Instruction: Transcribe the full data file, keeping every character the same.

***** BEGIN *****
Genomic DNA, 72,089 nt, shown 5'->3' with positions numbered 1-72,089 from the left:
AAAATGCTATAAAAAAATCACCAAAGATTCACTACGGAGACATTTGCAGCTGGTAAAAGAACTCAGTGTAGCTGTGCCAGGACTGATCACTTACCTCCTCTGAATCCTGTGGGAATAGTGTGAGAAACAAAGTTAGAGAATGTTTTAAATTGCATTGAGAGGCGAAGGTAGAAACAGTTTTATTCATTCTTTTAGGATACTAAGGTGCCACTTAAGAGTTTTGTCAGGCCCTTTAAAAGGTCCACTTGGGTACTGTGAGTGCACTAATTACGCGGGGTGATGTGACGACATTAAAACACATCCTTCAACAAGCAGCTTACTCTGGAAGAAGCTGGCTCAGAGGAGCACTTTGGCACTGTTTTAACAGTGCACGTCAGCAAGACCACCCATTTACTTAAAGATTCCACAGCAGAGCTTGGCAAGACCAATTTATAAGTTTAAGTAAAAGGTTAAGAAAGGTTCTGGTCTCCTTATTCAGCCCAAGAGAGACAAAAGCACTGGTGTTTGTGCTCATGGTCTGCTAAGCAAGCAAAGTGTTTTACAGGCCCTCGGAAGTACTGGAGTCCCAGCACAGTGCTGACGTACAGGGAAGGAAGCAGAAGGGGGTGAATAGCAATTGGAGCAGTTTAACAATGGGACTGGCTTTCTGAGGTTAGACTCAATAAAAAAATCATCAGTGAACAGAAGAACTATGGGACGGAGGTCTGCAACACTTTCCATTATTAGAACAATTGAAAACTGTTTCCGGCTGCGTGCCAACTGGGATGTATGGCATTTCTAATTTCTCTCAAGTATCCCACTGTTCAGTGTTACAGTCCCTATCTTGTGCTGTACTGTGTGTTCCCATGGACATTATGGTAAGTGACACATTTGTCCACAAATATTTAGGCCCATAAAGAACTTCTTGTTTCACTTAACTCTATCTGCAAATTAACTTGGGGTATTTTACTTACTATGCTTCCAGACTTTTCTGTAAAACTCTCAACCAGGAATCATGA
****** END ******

Genomic DNA, 72,089 nt, shown 5'->3' with positions numbered 1-72,089 from the left:
AAAATGCTATAAAAAAATCACCAAAGATTCACTACGGAGACATTTGCAGCTGGTAAAAGAACTCAGTGTAGCTGTGCCAGGACTGATCACTTACCTCCTCTGAATCCTGTGGGAATAGTGTGAGAAACAAAGTTAGAGAATGTTTTAAATTGCATTGAGAGGCGAAGGTAGAAACAGTTTTATTCATTCTTTTAGGATACTAAGGTGCCACTTAAGAGTTTTGTCAGGCCCTTTAAAAGGTCCACTTGGGTACTGTGAGTGCACTAATTACGCGGGGTGATGTGACGACATTAAAACACATCCTTCAACAAGCAGCTTACTCTGGAAGAAGCTGGCTCAGAGGAGCACTTTGGCACTGTTTTAACAGTGCACGTCAGCAAGACCACCCATTTACTTAAAGATTCCACAGCAGAGCTTGGCAAGACCAATTTATAAGTTTAAGTAAAAGGTTAAGAAAGGTTCTGGTCTCCTTATTCAGCCCAAGAGAGACAAAAGCACTGGTGTTTGTGCTCATGGTCTGCTAAGCAAGCAAAGTGTTTTACAGGCCCTCGGAAGTACTGGAGTCCCAGCACAGTGCTGACGTACAGGGAAGGAAGCAGAAGGGGGTGAATAGCAATTGGAGCAGTTTAACAATGGGACTGGCTTTCTGAGGTTAGACTCAATAAAAAAATCATCAGTGAACAGAAGAACTATGGGACGGAGGTCTGCAACACTTTCCATTATTAGAACAATTGAAAACTGTTTCCGGCTGCGTGCCAACTGGGATGTATGGCATTTCTAATTTCTCTCAAGTATCCCACTGTTCAGTGTTACAGTCCCTATCTTGTGCTGTACTGTGTGTTCCCATGGACATTATGGTAAGTGACACATTTGTCCACAAATATTTAGGCCCATAAAGAACTTCTTGTTTCACTTAACTCTATCTGCAAATTAACTTGGGGTATTTTACTTACTATGCTTCCAGACTTTTCTGTAAAACTCTCAACCAGGAATCATGA